Marriage rates are steadily declining and forecasting firm Demographic Intelligences suggests it’ll continue as millennials choose to opt out of traditional relationships.
According to the Pew Research Center, the American marriage rate hit an all time low of 50.3 percent in 2013, down from 50.5 percent the previous year. A drastic change from the 1960s, when 72.2 percent of Americans married.
Why the change?
The meet-marry-buy-first-home-start-a-family formula is a thing of the past now that more millennials are choosing to live at home longer. In 2012, 45 percent of 18- to 30-year-olds lived with older family members, up from the 39 percent in 1990 and 35 percent in 1980.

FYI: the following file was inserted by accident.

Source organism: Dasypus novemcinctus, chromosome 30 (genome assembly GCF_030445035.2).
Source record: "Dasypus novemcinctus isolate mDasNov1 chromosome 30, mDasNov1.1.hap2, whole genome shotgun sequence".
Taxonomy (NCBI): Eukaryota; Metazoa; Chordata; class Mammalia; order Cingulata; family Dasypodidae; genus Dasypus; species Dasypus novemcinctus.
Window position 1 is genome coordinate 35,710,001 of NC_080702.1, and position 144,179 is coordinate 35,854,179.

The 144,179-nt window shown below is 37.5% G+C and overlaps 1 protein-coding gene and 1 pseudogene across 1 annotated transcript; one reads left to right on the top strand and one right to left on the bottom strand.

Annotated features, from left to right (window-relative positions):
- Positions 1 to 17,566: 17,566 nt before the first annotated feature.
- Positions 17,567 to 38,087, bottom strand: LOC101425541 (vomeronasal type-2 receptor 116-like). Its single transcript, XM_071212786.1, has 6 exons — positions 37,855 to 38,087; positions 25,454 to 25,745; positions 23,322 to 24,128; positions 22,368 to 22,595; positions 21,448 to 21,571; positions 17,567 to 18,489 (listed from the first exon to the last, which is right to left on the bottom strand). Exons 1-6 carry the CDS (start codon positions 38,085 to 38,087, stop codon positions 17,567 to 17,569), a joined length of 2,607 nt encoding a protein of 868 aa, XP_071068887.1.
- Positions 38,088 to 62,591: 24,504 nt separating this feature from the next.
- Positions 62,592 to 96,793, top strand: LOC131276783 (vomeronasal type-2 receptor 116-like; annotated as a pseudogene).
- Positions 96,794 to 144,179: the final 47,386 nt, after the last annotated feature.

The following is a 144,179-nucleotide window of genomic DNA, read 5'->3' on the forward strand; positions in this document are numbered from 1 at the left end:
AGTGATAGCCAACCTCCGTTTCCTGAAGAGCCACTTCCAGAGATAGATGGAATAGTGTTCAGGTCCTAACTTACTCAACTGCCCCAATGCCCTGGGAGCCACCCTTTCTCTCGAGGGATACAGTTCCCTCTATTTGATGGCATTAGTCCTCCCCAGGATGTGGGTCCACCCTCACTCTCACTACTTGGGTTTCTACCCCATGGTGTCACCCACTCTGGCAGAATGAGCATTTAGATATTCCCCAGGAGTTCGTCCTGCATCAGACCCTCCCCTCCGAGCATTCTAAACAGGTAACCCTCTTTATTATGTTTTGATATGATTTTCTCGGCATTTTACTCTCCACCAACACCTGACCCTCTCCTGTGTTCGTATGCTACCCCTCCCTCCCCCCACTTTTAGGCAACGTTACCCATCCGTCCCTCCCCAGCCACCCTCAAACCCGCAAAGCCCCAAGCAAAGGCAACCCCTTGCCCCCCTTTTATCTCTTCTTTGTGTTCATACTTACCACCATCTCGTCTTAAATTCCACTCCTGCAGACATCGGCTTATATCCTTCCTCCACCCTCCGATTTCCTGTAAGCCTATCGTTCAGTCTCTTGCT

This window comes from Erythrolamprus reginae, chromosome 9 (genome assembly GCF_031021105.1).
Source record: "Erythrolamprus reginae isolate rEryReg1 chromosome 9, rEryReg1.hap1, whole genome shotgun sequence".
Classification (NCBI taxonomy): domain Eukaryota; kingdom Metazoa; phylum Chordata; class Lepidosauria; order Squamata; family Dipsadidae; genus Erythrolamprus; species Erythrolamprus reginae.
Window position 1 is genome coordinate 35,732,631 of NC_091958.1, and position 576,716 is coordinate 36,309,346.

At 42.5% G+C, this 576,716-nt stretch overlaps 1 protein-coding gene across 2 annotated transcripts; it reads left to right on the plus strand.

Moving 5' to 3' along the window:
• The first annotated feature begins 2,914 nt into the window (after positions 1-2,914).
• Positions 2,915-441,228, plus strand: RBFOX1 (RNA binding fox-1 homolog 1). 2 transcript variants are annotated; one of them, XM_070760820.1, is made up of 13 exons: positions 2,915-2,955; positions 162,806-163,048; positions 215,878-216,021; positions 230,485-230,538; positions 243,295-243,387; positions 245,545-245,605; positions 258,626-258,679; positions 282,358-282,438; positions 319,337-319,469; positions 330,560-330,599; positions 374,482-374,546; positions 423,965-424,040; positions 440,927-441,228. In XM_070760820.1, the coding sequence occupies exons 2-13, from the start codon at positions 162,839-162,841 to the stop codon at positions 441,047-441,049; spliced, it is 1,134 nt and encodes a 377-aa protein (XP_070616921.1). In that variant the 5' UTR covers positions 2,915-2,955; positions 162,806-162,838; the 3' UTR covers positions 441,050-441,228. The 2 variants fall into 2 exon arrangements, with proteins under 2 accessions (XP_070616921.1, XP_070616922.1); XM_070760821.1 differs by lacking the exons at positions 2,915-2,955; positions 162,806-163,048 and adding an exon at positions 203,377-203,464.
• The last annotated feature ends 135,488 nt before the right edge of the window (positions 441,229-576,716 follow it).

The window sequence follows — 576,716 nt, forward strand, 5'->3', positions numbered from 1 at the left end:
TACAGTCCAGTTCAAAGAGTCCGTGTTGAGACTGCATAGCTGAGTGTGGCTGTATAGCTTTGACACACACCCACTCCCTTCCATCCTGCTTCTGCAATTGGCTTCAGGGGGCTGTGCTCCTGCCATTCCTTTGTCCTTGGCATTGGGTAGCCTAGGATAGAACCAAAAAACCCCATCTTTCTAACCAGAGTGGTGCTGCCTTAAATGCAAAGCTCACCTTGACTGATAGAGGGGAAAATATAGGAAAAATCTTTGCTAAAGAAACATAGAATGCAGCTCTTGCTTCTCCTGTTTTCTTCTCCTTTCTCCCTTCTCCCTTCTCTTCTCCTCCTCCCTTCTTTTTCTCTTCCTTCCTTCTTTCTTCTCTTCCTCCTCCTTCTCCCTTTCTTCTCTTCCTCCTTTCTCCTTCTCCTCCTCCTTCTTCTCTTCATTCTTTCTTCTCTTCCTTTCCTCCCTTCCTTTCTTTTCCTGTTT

Another factor, young couples are opting to live together and put off marriage for later – if at all.
A Gallup poll released in June found that not only are fewer young people getting married, there are also fewer young people getting into serious relationships.
About a quarter of unmarried young adults (ages 25 to 34) are living with a partner, according to Pew Research analysis of Current Population Survey data. The median age at first marriage is now 27 for women and 29 for men — up from 20 for women and 23 for men in 1960.
Millennials are changing the rules to marriage. Is that such a bad thing?
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